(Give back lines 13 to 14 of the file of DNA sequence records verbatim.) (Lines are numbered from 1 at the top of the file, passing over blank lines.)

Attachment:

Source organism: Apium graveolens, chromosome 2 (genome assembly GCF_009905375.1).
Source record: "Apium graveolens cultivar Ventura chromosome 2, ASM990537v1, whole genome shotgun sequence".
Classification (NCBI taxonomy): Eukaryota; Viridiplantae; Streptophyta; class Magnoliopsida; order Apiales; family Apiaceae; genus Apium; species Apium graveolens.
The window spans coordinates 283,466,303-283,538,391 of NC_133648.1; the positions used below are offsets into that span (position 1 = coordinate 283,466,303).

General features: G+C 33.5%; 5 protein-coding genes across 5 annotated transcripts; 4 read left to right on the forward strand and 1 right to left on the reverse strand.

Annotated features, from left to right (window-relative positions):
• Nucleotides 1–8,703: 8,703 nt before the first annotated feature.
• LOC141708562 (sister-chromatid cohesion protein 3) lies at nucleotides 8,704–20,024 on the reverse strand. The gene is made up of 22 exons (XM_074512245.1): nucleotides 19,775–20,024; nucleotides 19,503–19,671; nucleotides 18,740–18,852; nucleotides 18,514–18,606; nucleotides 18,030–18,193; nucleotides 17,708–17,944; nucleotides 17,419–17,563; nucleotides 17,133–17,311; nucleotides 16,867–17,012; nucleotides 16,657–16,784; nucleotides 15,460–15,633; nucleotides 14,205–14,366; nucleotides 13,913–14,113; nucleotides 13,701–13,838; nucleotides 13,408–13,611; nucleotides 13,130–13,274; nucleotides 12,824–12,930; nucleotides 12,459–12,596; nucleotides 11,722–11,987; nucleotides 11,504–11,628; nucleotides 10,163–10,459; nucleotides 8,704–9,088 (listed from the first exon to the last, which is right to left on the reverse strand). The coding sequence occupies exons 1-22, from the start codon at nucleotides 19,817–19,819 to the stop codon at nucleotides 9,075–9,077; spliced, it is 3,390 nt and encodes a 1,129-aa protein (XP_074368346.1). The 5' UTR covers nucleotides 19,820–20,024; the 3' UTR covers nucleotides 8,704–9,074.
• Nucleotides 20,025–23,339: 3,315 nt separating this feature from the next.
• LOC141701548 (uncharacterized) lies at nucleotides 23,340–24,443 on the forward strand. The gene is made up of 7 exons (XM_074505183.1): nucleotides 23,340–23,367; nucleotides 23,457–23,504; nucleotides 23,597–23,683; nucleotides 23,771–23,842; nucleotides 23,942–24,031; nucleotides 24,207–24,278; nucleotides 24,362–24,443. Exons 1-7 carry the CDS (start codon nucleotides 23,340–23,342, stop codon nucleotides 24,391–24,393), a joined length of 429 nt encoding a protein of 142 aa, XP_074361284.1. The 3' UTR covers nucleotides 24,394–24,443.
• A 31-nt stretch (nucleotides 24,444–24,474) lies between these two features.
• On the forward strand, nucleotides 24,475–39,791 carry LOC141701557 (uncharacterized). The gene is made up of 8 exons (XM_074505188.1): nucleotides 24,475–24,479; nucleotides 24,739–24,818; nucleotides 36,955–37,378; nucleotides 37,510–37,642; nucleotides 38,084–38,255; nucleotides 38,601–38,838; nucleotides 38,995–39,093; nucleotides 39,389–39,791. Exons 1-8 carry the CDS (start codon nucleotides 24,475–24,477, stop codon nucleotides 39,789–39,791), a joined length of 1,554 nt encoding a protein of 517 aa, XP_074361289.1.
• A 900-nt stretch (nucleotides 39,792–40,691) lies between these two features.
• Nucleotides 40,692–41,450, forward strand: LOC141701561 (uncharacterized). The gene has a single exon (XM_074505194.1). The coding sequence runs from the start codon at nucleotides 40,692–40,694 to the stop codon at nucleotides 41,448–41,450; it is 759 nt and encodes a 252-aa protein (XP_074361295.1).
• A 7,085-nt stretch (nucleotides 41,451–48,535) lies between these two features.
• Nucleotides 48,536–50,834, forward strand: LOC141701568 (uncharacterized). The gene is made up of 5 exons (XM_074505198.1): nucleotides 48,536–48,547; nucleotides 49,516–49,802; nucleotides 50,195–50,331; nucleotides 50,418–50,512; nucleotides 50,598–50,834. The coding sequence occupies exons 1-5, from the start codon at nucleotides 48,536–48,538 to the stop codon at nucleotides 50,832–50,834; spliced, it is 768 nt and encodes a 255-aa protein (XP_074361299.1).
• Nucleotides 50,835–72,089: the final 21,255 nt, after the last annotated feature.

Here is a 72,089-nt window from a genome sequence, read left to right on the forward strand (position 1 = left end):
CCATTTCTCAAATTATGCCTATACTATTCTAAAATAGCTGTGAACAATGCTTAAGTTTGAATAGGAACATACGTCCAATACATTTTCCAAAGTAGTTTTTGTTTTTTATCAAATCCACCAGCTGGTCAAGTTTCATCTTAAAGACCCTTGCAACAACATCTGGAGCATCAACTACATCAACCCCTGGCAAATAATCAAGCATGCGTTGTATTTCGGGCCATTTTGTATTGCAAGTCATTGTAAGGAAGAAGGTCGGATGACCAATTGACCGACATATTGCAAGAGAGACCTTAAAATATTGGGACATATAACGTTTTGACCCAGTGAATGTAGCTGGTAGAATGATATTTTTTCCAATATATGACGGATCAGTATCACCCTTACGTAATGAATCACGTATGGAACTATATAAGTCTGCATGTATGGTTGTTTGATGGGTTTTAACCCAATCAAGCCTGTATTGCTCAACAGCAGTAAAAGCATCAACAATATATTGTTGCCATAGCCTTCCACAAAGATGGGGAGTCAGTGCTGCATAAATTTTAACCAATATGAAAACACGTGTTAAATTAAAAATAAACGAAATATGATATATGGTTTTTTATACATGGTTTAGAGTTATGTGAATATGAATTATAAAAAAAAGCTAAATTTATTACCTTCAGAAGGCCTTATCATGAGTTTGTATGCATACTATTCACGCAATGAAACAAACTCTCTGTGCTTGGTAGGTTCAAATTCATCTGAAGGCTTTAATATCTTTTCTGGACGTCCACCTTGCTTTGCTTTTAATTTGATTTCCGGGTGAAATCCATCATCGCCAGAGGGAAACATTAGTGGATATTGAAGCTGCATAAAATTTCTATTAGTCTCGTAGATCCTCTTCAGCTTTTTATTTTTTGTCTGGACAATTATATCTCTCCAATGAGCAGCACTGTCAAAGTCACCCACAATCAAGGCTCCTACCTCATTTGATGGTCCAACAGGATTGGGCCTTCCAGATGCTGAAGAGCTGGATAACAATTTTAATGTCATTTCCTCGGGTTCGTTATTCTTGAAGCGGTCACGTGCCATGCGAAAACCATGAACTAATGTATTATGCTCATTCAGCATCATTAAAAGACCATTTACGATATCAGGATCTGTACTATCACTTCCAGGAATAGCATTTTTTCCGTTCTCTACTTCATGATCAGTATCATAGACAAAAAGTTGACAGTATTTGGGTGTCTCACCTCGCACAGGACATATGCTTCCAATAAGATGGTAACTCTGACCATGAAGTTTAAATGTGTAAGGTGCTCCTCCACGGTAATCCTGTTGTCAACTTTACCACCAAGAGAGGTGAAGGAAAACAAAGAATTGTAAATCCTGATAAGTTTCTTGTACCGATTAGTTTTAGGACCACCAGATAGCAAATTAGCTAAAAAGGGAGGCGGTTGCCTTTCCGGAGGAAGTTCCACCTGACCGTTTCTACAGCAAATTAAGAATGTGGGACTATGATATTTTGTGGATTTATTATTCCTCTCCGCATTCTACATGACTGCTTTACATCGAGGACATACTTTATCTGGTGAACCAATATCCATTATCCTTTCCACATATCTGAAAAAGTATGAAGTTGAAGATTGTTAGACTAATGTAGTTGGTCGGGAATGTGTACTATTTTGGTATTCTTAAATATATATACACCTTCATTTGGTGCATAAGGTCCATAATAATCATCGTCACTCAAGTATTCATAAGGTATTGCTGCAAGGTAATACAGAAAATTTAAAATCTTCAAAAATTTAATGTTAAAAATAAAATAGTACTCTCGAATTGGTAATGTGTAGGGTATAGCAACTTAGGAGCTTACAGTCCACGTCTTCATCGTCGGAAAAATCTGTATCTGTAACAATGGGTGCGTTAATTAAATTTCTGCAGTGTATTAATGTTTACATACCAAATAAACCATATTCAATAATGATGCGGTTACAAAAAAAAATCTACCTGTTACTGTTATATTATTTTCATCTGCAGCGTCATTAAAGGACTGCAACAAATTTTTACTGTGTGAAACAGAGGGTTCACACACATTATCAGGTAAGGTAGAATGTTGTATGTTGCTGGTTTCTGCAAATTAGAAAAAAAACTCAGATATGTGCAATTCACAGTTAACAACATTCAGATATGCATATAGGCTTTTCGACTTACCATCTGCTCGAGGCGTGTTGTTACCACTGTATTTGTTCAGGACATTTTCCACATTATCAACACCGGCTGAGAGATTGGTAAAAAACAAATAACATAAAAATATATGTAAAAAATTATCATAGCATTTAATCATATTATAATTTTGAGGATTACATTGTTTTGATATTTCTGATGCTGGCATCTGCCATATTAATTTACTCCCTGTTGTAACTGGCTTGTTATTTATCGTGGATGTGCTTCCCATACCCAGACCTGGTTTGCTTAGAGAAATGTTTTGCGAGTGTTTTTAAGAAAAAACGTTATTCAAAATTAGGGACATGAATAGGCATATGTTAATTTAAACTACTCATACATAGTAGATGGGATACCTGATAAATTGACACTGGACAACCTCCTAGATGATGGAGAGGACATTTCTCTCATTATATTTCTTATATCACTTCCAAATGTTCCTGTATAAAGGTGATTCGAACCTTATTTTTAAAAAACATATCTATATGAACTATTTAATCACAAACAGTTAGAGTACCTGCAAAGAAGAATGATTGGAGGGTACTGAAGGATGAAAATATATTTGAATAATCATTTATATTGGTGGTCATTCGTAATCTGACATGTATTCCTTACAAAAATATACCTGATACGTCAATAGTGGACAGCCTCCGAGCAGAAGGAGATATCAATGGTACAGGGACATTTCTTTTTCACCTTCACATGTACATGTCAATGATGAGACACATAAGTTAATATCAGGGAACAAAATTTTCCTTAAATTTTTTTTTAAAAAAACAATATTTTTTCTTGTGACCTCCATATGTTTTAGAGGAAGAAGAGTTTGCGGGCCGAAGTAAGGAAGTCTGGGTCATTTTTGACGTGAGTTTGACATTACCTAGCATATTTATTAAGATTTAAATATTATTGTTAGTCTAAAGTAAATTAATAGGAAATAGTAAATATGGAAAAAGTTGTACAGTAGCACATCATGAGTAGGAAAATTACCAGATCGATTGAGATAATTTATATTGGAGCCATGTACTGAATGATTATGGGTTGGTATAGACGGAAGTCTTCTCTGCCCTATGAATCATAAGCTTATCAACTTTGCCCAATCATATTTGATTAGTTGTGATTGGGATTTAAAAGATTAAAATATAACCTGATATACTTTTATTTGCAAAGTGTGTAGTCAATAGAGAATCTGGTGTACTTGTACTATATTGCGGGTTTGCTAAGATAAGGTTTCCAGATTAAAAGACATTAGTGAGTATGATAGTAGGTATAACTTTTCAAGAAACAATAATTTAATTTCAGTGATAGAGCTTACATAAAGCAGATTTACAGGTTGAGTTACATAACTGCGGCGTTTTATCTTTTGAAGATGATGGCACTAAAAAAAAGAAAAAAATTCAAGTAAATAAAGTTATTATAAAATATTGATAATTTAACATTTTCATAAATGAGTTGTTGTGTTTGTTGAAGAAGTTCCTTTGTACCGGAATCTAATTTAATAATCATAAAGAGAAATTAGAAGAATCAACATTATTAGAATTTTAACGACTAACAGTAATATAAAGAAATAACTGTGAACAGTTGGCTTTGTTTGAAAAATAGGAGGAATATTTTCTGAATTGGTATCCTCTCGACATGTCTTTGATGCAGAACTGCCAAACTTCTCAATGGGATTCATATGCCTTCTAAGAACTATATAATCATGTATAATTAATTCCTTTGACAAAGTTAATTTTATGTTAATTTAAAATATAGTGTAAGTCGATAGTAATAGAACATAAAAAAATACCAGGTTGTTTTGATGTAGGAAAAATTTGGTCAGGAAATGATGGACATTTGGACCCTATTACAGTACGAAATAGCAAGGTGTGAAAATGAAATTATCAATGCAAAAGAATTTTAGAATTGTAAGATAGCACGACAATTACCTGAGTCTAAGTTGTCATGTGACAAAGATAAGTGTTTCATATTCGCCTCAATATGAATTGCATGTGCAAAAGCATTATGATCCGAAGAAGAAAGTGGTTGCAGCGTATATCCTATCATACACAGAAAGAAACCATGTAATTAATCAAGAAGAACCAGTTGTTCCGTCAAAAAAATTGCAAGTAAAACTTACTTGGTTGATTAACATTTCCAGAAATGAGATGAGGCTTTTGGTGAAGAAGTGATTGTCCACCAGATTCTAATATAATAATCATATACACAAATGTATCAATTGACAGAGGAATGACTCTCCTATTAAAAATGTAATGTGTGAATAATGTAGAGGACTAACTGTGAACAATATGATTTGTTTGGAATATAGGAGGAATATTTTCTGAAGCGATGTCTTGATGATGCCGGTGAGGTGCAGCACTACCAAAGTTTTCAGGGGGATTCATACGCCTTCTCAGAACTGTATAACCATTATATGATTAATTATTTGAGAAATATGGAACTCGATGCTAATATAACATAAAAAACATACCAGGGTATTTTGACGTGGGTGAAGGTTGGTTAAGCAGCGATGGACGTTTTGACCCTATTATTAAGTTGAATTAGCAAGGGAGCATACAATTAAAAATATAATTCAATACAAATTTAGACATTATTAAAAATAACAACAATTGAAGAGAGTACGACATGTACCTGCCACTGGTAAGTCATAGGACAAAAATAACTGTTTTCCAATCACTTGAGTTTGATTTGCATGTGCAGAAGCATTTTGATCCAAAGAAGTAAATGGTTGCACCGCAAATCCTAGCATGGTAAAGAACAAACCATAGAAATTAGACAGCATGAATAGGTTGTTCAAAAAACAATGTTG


• A 900-nt stretch (nucleotides 39,792–40,691) lies between these two features.
• Nucleotides 40,692–41,450, forward strand: LOC141701561 (uncharacterized). The gene has a single exon (XM_074505194.1). The coding sequence runs from the start codon at nucleotides 40,692–40,694 to the stop codon at nucleotides 41,448–41,450; it is 759 nt and encodes a 252-aa protein (XP_074361295.1).